Art instruction: achieve good results painting with acrylic

I have been an art instructor for more than 35 years and I have spent thousands of hours watching how students start out with their paintings.  I have also been a beginner in arts many years ago. Therefore, I am aware of tough things which we experience when using such a medium as acrylic. Especially, if this type of paint is a completely new to you.

Acrylic paints are very friendly. No smells, no known allergy causing components. I would advise people with sensitive skin to use gloves: they should be thin and match size of your hand.

Acrylic is easy to use because we can repaint, paint over, cover up and restart painting any areas which we assume not good enough, not suitable our intention and not nice enough. We sometimes need to wait until the first layer is dry. Overworking one spot causes to come off all wet paint.

Acrylic paints can be applied thinly, diluted with glazing medium or water and in a thick layer creating almost impasto effects. It’s just so that prices of paints have tripled since 2008 in Canada, so it is obvious that using modelling paste or different materials as a base is better than applying a lot of paint.

The biggest challenges are two. 95% of beginning artists who work in acrylic USE TOO LESS PAINT. A LOT LESS than required, actually. That results in uneven, streaky coverage or there is no distinction in color and value. We have to add the paint we are using most as it is almost gone. Acrylic dries fast, so dipping on it a few drops of water or slightly spraying it with water time to time will help hugely. It might be so that somebody gets overwhelmed with all information they have to absorb in first classes, but still: having just a small drop of paint on your palette is not going to work. USE DECENT AMOUNT OF PAINT! ALWAYS! Keep it slightly wet all the time while you are using this paint.

Secondly, partially covered canvas does not look good. We can check whether the coverage is proper by taking a picture. If the canvas fabric is clearly visible, that part certainly requires more paint, sometimes: much more paint.

By its nature, acrylic acts like a glue. We have to use this feature in our favor and so we do. We start with more abstracted, not that careful layers and move onto something more definite. WE SHOULD NOT START WITH FINAL DETAILS OR ASSUME THAT ANY FIRST LAYER IS FINAL. Apply at least 3-5 layers and then decide what else you do. Never judge an unfinished painting or make unreasonable conclusions about it. We fix and change EVERYTHING as we add more layers.

The second challenge is BRUSHING PAINT ALL AROUND. We need to place the paint wherever we want it and leave this spot alone. With that being said, we shouldn’t create strong fat lines with sharp edges for darker areas or road sides, field ends and similar. We want darker areas, not darker frames everywhere. To achieve that, we feather out the outer edge on that area. Just let the brush dance on your canvas and don’t worry about too much blending in the first few layers. By letting the brush slightly touch canvas on one spot we can hold the particular color on that area where we want it. Brushing paint around results in achieving uniformly flat color on the entire canvas or area.  We have to use the color we want on the spot where we intend to apply it.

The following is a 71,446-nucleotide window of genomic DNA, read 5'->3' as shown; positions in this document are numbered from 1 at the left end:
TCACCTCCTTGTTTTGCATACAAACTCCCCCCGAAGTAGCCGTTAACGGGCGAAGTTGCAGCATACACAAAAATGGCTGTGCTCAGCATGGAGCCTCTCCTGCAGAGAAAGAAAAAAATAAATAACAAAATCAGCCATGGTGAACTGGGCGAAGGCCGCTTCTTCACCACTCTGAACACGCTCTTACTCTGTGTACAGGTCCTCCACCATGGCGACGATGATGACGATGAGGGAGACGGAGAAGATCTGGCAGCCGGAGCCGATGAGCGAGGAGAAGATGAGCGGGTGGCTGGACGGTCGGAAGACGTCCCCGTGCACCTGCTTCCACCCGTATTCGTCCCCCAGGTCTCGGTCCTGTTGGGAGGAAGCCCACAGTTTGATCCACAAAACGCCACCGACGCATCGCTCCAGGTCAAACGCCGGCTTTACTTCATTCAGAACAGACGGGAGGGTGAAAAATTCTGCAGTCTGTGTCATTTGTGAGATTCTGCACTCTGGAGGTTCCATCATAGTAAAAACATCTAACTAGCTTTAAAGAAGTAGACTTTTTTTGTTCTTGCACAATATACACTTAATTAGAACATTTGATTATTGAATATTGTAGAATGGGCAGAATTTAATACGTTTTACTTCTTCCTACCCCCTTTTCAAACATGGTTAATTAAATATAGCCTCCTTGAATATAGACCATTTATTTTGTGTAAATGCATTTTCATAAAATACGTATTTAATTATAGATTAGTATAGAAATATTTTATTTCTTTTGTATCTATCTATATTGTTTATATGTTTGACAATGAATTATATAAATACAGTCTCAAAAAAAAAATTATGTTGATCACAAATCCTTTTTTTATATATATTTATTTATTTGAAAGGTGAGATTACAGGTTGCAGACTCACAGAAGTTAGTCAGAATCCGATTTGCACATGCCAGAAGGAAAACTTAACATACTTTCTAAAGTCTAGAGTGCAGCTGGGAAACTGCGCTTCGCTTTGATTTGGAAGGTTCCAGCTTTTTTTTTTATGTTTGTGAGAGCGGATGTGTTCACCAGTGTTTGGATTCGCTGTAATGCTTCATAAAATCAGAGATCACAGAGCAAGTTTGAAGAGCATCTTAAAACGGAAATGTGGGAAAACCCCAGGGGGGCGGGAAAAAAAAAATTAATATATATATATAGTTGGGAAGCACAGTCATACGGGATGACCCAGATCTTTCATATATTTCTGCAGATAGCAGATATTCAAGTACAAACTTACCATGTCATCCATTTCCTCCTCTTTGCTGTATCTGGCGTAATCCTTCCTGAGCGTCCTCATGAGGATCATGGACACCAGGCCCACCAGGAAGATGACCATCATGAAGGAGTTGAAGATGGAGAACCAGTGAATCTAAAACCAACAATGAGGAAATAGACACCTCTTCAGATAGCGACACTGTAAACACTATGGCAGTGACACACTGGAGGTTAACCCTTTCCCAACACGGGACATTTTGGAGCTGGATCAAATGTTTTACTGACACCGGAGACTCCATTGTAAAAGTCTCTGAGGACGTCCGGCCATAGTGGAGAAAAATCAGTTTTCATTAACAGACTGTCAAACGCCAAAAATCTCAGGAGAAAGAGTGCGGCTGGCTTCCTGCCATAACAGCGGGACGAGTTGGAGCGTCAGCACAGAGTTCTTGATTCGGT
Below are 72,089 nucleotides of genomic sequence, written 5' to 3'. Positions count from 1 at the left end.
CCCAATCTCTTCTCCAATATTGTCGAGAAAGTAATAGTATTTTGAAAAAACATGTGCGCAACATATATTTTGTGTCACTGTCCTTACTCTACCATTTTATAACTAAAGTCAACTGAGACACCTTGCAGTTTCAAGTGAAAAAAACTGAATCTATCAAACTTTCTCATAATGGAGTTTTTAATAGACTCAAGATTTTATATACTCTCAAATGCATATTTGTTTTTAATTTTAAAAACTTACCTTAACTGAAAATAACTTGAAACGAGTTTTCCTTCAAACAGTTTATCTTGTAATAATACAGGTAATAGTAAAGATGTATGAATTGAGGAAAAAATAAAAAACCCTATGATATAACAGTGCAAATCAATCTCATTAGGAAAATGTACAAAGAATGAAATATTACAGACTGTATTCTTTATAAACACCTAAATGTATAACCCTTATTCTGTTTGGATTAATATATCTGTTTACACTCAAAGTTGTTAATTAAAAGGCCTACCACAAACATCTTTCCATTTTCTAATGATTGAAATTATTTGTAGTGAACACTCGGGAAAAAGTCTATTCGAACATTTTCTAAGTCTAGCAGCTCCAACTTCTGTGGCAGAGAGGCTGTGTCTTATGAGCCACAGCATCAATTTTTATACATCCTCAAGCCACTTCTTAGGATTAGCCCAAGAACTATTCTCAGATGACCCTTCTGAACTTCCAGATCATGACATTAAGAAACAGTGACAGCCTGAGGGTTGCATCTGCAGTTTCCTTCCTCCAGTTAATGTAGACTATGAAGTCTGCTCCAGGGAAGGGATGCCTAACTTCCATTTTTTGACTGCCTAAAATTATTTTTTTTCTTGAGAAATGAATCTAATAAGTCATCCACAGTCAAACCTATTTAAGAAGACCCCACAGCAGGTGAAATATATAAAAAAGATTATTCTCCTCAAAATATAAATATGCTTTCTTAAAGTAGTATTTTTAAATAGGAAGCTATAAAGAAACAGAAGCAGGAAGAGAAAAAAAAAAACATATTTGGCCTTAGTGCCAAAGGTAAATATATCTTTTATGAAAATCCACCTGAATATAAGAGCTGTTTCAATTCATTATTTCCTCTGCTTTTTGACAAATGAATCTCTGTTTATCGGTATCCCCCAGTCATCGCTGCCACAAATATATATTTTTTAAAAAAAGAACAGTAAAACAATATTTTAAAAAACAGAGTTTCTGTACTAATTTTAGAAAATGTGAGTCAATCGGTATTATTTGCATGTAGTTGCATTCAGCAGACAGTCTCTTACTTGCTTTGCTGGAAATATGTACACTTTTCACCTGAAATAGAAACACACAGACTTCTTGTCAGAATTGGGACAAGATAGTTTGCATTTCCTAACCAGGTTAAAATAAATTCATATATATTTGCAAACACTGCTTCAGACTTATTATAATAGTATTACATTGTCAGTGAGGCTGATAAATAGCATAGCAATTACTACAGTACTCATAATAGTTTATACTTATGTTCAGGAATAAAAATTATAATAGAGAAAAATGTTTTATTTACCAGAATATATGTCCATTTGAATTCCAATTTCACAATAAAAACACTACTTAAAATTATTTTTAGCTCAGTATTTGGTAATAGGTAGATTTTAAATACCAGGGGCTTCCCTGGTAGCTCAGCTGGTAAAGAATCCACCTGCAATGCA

Instructor can demonstrate, explain or show principles, methods and approaches, but painting is still up to you. That means: you have to use the reference, remember to look at the reference whether it is a real abject or scene, or a photo thereof all the time, not only when you start the painting. That does not really happen in reality.

Painting is based on very many decisions we make every second; in fact, we make some hundreds of decisions every second. So, if you only follow the instructor, but haven’t decided anything for yourself, results will not be that great.

Why am I saying: pay attention to reference? I have to repeat that because most people don’t ever pay attention to reference. When we are just beginning the painting, they would have a brief look at it; and I notice after a small while that NOBODY LOOKS any more at the reference. YOU HAVE TO! Reference or value drawing (if you have created such) HAS ALL THE ANSWERS: where to use dark color, where to make strong edge, where to wash edge or lose it, where to place highlights and what exactly the shape of something is. It is extremely important, much more important than what brush to use.

Talking about brushes: always use the ones which you feel comfortable with and which suit the size of the area you are working on. Very simple. We use the largest possible brush for any task. Flat brush has MULTIPLE USES IN ACRYLIC. We can draw thin long lines with the edge of it; we can cover large areas using it flatly, parallel to surface in full width, we can use 2 different shades or colors on each end of the flat brush which simplifies and speeds up painting.